- Barony Mill, also known as the Boardhouse Mill, is a 19th century water-powered mill still in operation located near Stringburn Twatt on the north of the Orkney mainland. Little has changed since Barony Mill first opened in 1873. The mill mainly grinds bere, an ancient form of barley. All grinding is done during the winter, and in the summer it throws open its doors to the public when demonstrations of the machinery are given by the miller.
- Mine Howe is a prehistoric subterranean man-made chamber dug 20 feet deep inside a large mound. It is not sure when it was built, some believe it to have been built roughly 2000 years ago during the Iron Age. Some researchers think that it could be as old as 5000 years, which would place it in the Neolithic period. There is some similarity to the well inside the Iron Age Broch of Gurness. The entrance is at the top of the small hill and there are indications of other Iron Age and earlier activity around the site. A flight of stone steps descend to a half-landing where they turn back on themselves and a further steps descend to a chamber. This chamber is only about 1.3 metres in diameter but is over four metres high with a corbelled roof. At the half-landing two subsidiary chambers/passages open out, one above the other.
- The Ring of Brodgar is a Neolithic henge and stone circle and is part of the UNESCO World Heritage Site known as the Heart of Neolithic Orkney. The site is generally thought to have been erected between 2500 BC and 2000 BC. Most henges do not contain stone circles; Brodgar is a striking exception. The ring of stones stands on a small isthmus between the Lochs of Stenness and Harray. There are no obvious stones inside the circle, but since the interior of the circle has never been excavated by archaeologists, the possibility remains that structures may be present. The stone circle is the third largest in the British Isles at some 104 metres (341 ft) in diameter and set within a circular ditch. The ring originally comprised 60 stones, of which less than 30 remain standing. The tallest stones stand at the south and west of the ring.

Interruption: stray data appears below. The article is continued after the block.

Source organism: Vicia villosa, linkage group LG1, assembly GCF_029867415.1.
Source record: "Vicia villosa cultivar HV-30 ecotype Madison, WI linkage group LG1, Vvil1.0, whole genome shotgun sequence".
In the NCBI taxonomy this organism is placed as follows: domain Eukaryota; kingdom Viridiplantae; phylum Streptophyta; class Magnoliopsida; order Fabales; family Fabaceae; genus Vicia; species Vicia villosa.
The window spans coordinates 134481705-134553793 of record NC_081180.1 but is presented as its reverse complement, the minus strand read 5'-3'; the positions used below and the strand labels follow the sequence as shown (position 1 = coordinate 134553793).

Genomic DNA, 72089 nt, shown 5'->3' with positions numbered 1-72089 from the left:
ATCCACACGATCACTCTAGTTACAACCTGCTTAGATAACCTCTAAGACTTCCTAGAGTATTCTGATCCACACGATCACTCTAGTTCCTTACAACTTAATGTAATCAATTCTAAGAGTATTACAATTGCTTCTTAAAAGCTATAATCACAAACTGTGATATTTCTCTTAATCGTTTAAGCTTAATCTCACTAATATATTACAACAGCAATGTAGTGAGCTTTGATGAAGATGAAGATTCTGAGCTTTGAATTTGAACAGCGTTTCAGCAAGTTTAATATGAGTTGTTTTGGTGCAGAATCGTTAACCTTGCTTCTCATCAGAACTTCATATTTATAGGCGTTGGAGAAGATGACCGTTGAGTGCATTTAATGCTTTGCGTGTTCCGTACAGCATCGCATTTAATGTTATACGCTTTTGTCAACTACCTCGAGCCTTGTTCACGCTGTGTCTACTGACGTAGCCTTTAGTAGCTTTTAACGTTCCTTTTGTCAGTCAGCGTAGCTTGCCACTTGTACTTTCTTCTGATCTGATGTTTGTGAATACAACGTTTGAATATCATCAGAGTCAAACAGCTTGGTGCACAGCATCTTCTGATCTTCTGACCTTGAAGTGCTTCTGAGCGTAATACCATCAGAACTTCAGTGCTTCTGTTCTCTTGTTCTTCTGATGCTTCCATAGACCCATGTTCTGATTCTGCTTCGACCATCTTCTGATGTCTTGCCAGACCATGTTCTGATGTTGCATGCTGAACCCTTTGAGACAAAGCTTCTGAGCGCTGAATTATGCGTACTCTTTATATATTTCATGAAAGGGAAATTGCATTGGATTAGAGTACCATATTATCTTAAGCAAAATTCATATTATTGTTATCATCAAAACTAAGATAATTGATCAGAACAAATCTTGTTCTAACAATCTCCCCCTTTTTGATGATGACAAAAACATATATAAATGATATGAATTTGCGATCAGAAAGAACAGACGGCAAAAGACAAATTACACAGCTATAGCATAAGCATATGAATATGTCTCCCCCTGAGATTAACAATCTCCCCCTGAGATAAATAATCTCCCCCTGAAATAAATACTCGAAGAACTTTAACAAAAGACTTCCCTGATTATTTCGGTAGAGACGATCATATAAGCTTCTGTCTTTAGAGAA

- The Churchill Barriers are a series of four causeways in the Orkney Islands with a total length of 1.5 miles (2.3 km). They link the Orkney Mainland in the north to the island of South Ronaldsay via Burray and the two smaller islands of Lamb Holm and Glimps Holm. The barriers were built in the 1940s primarily as naval defences to protect the anchorage at Scapa Flow but now serve as road links between Kirkwall to Burwick.
- The Knowe of Queen o’Howe is a turf-covered, artificial mound which probably contains a broch tower. Located in the north of the island of Westray in Orkney, it is mostly made of large stones with a circular hollow on the top, used for burning kelp. The name is derived from Old Norse meaning ‘enclosure’ and ‘mound’. Excavations nearby have uncovered evidence of a settlement which predates Skara Brae so it is likely that Knowe of Queen o’Howe was also a settlement.